COMMENT: The global mining giant Rio Tinto coughs and this country's power companies catch a $2 billion cold. That's the amount of money wiped off their balance sheets following yet another threat hanging over the future of the Tiwai Pt aluminium smelter, Southland's biggest employer by a country mile.
Why have the companies' shareholders got the shivers? The smelter uses 13 per cent of the country's electricity and if they close down their pot lines, cheap electricity will flood the market meaning profits will be lower.
That's just one of the reasons why power generators want the smelter to continue. But the biggest reason should be for the people of Southland where 1000 jobs would be directly at stake with a flow on to 3500 people dependent on the flow-on opportunities of the business.
Tiwai Pt gets a cut price power deal from Meridian, from the nearby Manapouri hydro plant that's been supplying it for almost 50 years.
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There's now yet another threat from Rio Tinto to close the plant. The last one was six years ago when it said it'd be shutting up shop at the end of 2016, but decided against it after the Key Government came to the table with $30 million and with a warning from Bill English that it'd be the last bite at the cherry.
That's been cottoned on to by the current Energy Minister Megan Woods who says she's willing to speak to the Anglo-Australian owned company but insists there's no more money in the kitty. This from a Government that's doling out $3 billion through the Provincial Growth Fund and from Governments, including the current one, that have spent well over half a billion dollars over the past nine years to keep the movie makers in town.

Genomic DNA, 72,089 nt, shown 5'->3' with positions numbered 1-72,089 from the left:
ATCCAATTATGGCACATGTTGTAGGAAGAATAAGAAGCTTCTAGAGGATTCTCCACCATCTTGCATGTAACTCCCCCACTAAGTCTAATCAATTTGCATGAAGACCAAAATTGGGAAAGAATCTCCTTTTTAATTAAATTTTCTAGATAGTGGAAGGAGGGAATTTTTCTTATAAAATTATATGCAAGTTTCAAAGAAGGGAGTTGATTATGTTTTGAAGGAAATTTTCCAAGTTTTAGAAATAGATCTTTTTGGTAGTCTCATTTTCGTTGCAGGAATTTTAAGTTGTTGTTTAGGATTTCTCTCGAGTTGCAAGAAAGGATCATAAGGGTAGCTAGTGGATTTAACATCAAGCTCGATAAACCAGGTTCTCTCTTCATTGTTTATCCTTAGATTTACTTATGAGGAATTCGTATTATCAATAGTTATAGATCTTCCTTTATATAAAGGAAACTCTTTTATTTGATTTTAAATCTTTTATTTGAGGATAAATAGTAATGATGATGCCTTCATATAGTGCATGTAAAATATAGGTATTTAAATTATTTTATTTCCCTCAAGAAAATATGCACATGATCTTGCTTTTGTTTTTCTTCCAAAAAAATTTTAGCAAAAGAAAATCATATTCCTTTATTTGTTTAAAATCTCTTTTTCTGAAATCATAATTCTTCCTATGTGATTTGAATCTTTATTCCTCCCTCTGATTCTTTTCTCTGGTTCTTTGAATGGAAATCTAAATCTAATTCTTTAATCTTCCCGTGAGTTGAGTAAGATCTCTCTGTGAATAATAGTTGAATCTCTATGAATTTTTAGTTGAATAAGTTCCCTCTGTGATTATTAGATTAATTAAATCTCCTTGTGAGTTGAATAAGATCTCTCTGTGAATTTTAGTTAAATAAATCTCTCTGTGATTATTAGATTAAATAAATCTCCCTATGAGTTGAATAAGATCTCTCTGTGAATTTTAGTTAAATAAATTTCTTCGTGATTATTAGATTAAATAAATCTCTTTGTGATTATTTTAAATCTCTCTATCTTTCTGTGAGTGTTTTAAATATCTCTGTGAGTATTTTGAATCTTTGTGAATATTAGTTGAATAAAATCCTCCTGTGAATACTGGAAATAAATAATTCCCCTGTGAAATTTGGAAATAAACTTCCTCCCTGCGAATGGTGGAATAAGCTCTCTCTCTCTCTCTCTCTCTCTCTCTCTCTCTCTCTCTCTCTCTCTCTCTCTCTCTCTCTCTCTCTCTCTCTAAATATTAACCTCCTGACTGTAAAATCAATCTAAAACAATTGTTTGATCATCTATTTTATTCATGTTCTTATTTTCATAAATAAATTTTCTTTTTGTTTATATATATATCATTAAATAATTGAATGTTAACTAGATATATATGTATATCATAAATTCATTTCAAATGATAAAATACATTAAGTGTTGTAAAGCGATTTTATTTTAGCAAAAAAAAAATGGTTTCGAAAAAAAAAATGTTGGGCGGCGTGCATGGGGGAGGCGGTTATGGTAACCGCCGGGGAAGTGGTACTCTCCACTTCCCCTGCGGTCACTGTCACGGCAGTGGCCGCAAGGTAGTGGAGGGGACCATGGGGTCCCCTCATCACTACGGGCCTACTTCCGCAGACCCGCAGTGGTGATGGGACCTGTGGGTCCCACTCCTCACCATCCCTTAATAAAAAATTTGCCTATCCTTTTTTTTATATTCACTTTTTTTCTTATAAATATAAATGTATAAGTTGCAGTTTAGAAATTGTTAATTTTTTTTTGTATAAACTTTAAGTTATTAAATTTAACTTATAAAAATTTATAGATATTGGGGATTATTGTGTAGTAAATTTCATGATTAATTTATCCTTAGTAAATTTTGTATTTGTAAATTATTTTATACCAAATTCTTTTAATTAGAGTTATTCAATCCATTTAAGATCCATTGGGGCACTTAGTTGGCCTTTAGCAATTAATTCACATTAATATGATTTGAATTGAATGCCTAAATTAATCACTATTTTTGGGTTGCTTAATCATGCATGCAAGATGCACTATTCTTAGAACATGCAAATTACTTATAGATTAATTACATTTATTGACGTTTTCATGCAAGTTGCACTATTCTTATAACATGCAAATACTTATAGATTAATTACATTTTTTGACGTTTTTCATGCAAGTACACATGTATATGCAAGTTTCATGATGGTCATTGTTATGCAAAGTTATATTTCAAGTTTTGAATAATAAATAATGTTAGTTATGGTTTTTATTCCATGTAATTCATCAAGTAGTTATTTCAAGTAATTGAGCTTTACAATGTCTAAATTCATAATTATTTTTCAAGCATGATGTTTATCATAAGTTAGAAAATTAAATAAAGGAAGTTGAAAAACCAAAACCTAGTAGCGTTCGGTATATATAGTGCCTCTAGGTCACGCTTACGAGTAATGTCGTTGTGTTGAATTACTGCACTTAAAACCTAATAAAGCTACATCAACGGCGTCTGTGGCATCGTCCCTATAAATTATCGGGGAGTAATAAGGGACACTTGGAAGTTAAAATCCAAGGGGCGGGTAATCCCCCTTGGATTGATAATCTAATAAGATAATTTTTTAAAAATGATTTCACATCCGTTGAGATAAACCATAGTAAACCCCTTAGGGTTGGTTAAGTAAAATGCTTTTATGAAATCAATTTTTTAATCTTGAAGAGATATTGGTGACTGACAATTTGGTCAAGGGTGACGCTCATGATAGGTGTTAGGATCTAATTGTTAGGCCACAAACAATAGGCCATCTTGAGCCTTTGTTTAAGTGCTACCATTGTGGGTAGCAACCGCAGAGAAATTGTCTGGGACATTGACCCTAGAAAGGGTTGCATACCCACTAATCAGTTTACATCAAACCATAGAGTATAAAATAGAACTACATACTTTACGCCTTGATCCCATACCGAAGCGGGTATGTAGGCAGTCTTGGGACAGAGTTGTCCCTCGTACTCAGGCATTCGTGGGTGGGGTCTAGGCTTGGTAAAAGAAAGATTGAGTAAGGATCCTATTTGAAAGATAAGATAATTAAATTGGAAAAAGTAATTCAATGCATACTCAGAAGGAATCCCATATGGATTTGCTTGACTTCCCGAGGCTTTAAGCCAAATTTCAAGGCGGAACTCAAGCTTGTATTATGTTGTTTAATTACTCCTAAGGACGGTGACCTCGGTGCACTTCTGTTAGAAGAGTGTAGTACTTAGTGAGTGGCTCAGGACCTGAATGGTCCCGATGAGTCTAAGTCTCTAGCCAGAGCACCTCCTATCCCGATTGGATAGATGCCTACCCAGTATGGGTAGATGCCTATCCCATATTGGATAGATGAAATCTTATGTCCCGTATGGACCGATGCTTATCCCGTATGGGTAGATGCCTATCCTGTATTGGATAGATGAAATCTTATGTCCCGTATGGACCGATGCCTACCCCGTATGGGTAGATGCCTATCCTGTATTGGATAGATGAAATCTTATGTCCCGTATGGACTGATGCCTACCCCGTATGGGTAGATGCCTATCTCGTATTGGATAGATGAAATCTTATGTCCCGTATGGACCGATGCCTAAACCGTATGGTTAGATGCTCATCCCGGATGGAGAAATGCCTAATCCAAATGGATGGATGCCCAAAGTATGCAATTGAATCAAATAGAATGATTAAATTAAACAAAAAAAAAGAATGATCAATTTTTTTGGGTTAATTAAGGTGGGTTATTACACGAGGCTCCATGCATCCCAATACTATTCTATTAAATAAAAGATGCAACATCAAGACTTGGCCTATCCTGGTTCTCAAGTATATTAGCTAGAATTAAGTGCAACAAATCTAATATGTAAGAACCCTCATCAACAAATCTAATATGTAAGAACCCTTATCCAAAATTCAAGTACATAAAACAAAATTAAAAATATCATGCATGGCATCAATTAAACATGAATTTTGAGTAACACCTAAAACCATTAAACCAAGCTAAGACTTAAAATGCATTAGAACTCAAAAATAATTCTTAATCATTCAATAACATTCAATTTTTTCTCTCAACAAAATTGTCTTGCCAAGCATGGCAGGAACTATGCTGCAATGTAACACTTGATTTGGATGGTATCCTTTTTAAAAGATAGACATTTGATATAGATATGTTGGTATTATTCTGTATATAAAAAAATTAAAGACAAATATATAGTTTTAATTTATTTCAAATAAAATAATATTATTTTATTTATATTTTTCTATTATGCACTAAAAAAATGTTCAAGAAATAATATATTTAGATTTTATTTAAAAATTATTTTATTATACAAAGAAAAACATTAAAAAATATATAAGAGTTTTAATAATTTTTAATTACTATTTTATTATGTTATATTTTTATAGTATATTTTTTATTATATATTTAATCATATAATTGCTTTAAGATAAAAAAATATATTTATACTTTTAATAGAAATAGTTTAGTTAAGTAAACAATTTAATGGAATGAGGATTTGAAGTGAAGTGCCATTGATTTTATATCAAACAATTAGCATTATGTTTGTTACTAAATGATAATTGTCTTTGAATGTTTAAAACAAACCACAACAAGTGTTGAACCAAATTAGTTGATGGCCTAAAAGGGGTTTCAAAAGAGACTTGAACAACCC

And it seems the king of the provinces Winston Peters, who railed against the Key Government bailout as corporate welfare, has had a change of heart. Peters says the Beehive should look at it through a fresh set of eyes, which presumably means it's time for Woods to pay a visit to the optometrist.
The New Zealand First leader rightly says those eyes should be looking at the workforce and the wider interests of Southland which is the number one exporter in the country, thanks to the smelter.
Whether those eyes should be on the cheque book again though, is another matter. Being the biggest electricity user in the country, perhaps they should start shopping around like the rest of us.
But could it be that Rio Tinto's simply calling the Government's bluff. It worked last time, but clearly for Southlanders, and maybe for Winston Peters, it's not worth taking the risk.